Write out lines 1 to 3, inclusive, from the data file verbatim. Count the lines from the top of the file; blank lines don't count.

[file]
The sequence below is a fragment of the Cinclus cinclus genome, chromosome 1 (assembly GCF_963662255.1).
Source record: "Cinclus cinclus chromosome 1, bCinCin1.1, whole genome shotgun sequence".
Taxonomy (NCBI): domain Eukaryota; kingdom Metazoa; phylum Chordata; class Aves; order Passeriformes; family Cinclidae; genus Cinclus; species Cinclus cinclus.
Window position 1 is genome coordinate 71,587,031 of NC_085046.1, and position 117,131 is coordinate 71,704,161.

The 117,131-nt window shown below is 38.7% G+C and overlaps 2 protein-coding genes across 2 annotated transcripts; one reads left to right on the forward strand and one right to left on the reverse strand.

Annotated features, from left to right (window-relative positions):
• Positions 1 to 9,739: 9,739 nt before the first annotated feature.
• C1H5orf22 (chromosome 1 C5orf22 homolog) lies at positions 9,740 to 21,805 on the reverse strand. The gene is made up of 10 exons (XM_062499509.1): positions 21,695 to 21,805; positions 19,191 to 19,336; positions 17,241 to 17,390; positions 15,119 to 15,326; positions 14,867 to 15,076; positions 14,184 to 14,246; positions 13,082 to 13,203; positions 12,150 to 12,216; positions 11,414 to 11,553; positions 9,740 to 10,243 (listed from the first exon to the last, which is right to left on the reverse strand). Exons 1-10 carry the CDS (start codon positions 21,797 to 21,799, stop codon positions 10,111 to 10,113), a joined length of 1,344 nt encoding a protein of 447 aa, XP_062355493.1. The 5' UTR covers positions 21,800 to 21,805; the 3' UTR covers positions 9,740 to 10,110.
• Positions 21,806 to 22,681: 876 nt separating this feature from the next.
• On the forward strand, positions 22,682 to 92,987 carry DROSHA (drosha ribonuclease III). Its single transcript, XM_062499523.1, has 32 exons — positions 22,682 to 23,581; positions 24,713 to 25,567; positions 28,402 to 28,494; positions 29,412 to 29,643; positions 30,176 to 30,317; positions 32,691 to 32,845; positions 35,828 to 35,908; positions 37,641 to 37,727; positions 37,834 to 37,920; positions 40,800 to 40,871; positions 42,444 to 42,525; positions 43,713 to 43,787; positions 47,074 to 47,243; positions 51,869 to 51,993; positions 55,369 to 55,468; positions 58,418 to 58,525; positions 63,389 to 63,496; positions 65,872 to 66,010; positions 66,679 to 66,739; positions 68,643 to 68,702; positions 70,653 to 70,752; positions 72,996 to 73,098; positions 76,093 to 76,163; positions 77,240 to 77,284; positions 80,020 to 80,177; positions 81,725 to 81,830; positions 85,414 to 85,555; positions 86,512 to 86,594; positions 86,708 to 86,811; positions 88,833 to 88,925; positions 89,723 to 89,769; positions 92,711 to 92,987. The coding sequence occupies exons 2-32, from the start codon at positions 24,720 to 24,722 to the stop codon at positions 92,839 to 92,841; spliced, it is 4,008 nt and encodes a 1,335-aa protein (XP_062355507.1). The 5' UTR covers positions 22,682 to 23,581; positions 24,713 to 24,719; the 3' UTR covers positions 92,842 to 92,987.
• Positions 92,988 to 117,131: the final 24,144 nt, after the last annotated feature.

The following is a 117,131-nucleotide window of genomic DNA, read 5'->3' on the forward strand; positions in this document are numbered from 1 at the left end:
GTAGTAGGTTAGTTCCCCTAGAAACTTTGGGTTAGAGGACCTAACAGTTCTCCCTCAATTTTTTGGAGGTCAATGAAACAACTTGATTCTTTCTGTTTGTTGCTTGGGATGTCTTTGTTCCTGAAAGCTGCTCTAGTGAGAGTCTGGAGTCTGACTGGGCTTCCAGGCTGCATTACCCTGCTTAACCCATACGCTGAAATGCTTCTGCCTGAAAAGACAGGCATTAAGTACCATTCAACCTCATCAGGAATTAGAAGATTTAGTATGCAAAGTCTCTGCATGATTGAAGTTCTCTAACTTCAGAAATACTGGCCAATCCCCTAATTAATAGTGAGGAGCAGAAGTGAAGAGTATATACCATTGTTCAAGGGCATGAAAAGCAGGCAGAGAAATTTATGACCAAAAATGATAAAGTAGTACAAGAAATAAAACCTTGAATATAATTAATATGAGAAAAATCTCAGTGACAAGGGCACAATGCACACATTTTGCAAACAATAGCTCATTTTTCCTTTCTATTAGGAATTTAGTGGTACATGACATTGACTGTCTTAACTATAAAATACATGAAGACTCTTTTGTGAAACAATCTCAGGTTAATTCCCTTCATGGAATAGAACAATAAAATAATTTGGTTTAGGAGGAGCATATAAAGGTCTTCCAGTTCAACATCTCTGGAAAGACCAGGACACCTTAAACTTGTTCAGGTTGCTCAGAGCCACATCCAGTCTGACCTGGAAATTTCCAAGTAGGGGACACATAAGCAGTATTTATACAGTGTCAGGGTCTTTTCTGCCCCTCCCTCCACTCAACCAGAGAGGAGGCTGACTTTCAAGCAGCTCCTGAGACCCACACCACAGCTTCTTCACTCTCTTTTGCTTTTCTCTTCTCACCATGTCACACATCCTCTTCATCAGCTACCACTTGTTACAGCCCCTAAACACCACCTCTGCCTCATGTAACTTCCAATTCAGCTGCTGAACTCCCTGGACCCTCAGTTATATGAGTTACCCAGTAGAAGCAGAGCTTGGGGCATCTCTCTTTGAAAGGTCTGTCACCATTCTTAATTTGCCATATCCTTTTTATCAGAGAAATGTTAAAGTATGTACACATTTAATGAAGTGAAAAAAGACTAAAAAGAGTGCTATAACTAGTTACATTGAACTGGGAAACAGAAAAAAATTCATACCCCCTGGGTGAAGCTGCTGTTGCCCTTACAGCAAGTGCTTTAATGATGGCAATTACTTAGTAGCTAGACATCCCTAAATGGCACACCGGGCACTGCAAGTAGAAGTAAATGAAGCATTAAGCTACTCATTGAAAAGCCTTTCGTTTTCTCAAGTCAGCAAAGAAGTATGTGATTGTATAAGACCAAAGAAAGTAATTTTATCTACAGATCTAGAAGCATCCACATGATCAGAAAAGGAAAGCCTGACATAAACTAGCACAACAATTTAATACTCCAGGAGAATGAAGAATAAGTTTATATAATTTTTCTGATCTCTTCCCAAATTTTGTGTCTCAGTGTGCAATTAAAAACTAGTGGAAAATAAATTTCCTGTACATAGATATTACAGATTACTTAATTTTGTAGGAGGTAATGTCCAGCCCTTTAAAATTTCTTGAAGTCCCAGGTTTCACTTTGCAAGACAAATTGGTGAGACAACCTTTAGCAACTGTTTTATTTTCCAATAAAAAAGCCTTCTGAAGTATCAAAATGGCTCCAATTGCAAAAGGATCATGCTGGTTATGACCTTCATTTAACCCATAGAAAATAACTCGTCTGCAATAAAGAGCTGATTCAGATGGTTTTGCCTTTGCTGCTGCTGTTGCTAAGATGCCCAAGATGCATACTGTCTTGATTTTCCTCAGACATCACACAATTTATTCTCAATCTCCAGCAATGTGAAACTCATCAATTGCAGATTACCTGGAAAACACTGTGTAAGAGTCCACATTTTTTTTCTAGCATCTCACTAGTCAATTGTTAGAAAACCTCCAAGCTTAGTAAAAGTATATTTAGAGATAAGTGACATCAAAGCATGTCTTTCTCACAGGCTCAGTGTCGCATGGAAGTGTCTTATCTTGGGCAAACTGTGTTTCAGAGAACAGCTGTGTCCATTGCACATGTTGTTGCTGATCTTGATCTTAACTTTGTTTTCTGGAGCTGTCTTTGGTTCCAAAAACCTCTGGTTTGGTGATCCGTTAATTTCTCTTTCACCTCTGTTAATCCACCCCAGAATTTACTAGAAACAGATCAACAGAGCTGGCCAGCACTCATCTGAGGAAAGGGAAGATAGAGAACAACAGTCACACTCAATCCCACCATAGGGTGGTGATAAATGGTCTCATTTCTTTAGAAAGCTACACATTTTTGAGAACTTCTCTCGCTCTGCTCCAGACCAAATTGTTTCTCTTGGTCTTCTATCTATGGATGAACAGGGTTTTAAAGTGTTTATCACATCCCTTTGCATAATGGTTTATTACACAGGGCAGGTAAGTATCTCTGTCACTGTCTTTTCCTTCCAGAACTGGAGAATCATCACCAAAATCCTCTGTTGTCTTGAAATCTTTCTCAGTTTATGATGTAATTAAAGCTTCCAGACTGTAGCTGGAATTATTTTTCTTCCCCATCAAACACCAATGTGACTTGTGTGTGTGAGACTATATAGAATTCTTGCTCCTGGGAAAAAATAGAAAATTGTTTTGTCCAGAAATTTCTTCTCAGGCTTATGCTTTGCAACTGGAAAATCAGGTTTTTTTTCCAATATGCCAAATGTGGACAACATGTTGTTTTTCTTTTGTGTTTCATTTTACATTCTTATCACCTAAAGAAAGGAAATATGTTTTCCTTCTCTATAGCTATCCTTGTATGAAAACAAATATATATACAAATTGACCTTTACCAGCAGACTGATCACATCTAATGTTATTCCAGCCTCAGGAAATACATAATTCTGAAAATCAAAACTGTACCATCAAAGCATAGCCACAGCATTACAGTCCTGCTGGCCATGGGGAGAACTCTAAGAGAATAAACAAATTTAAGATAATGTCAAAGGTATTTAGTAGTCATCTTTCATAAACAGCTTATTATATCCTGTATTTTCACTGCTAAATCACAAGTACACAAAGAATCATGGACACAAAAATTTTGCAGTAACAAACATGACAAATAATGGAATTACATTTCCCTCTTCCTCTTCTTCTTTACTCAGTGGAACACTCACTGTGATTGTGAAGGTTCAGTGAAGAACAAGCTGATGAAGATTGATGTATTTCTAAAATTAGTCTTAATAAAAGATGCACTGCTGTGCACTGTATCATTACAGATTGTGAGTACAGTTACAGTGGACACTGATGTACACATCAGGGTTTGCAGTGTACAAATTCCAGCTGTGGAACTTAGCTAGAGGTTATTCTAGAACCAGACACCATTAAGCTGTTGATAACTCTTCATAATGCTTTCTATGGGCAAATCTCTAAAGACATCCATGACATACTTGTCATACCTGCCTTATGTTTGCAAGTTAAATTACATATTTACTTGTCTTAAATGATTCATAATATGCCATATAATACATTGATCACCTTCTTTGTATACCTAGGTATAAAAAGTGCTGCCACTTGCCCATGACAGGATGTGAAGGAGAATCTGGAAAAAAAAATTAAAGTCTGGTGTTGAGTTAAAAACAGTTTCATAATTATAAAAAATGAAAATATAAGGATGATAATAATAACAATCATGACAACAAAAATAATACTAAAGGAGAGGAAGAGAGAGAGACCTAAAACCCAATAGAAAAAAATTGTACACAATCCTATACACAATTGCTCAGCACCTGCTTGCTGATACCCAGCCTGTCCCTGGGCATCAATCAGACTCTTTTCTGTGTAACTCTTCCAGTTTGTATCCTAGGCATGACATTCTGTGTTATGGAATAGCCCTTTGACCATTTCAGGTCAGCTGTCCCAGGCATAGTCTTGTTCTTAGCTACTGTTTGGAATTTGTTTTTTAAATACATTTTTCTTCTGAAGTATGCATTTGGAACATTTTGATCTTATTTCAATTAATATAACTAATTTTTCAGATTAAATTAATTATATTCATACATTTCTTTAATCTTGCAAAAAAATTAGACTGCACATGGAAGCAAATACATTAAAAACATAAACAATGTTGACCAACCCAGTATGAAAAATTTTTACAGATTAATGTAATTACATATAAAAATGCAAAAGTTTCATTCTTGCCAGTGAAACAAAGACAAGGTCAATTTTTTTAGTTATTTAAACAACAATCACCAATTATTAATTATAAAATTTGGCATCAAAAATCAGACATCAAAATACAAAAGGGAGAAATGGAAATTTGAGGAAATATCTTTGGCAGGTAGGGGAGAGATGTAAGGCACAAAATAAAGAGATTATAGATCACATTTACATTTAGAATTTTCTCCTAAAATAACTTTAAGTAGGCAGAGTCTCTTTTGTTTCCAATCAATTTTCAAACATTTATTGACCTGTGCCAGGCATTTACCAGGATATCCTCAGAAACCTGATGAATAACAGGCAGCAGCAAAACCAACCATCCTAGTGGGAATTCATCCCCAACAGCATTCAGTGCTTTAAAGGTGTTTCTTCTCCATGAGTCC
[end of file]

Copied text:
The sequence below is a fragment of the Cinclus cinclus genome, chromosome 1 (assembly GCF_963662255.1).
Source record: "Cinclus cinclus chromosome 1, bCinCin1.1, whole genome shotgun sequence".
Taxonomy (NCBI): domain Eukaryota; kingdom Metazoa; phylum Chordata; class Aves; order Passeriformes; family Cinclidae; genus Cinclus; species Cinclus cinclus.